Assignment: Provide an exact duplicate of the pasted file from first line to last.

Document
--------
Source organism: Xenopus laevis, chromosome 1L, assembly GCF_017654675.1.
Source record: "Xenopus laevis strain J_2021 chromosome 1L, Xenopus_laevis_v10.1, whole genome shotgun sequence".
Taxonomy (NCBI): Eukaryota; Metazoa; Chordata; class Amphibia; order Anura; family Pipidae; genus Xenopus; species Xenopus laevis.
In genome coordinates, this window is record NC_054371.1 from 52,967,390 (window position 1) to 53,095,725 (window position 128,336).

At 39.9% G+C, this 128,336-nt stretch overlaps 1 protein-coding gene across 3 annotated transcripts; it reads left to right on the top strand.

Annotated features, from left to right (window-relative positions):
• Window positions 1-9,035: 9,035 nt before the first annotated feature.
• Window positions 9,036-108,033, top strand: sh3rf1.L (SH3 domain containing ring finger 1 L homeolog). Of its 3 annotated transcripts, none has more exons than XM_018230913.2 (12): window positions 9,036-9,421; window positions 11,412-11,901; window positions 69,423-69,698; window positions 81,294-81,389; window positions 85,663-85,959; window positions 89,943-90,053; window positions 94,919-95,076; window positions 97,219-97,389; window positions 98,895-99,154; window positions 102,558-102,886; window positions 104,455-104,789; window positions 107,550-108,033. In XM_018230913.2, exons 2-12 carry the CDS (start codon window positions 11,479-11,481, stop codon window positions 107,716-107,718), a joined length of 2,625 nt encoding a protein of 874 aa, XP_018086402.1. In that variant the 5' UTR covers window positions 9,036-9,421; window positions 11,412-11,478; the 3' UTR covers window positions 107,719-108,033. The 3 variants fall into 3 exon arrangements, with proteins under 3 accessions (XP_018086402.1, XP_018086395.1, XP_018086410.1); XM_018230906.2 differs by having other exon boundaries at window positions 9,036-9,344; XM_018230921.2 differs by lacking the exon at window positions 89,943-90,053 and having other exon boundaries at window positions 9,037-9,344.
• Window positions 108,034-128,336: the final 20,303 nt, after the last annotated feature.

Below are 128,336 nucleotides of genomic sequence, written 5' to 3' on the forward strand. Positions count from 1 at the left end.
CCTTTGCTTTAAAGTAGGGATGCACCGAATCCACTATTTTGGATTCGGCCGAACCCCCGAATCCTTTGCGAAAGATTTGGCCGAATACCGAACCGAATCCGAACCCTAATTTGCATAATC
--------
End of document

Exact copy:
Source organism: Xenopus laevis, chromosome 1L, assembly GCF_017654675.1.
Source record: "Xenopus laevis strain J_2021 chromosome 1L, Xenopus_laevis_v10.1, whole genome shotgun sequence".
Taxonomy (NCBI): Eukaryota; Metazoa; Chordata; class Amphibia; order Anura; family Pipidae; genus Xenopus; species Xenopus laevis.
In genome coordinates, this window is record NC_054371.1 from 52,967,390 (window position 1) to 53,095,725 (window position 128,336).

At 39.9% G+C, this 128,336-nt stretch overlaps 1 protein-coding gene across 3 annotated transcripts; it reads left to right on the top strand.

Annotated features, from left to right (window-relative positions):
• Window positions 1-9,035: 9,035 nt before the first annotated feature.
• Window positions 9,036-108,033, top strand: sh3rf1.L (SH3 domain containing ring finger 1 L homeolog). Of its 3 annotated transcripts, none has more exons than XM_018230913.2 (12): window positions 9,036-9,421; window positions 11,412-11,901; window positions 69,423-69,698; window positions 81,294-81,389; window positions 85,663-85,959; window positions 89,943-90,053; window positions 94,919-95,076; window positions 97,219-97,389; window positions 98,895-99,154; window positions 102,558-102,886; window positions 104,455-104,789; window positions 107,550-108,033. In XM_018230913.2, exons 2-12 carry the CDS (start codon window positions 11,479-11,481, stop codon window positions 107,716-107,718), a joined length of 2,625 nt encoding a protein of 874 aa, XP_018086402.1. In that variant the 5' UTR covers window positions 9,036-9,421; window positions 11,412-11,478; the 3' UTR covers window positions 107,719-108,033. The 3 variants fall into 3 exon arrangements, with proteins under 3 accessions (XP_018086402.1, XP_018086395.1, XP_018086410.1); XM_018230906.2 differs by having other exon boundaries at window positions 9,036-9,344; XM_018230921.2 differs by lacking the exon at window positions 89,943-90,053 and having other exon boundaries at window positions 9,037-9,344.
• Window positions 108,034-128,336: the final 20,303 nt, after the last annotated feature.

Below are 128,336 nucleotides of genomic sequence, written 5' to 3' on the forward strand. Positions count from 1 at the left end.
CCTTTGCTTTAAAGTAGGGATGCACCGAATCCACTATTTTGGATTCGGCCGAACCCCCGAATCCTTTGCGAAAGATTTGGCCGAATACCGAACCGAATCCGAACCCTAATTTGCATAATC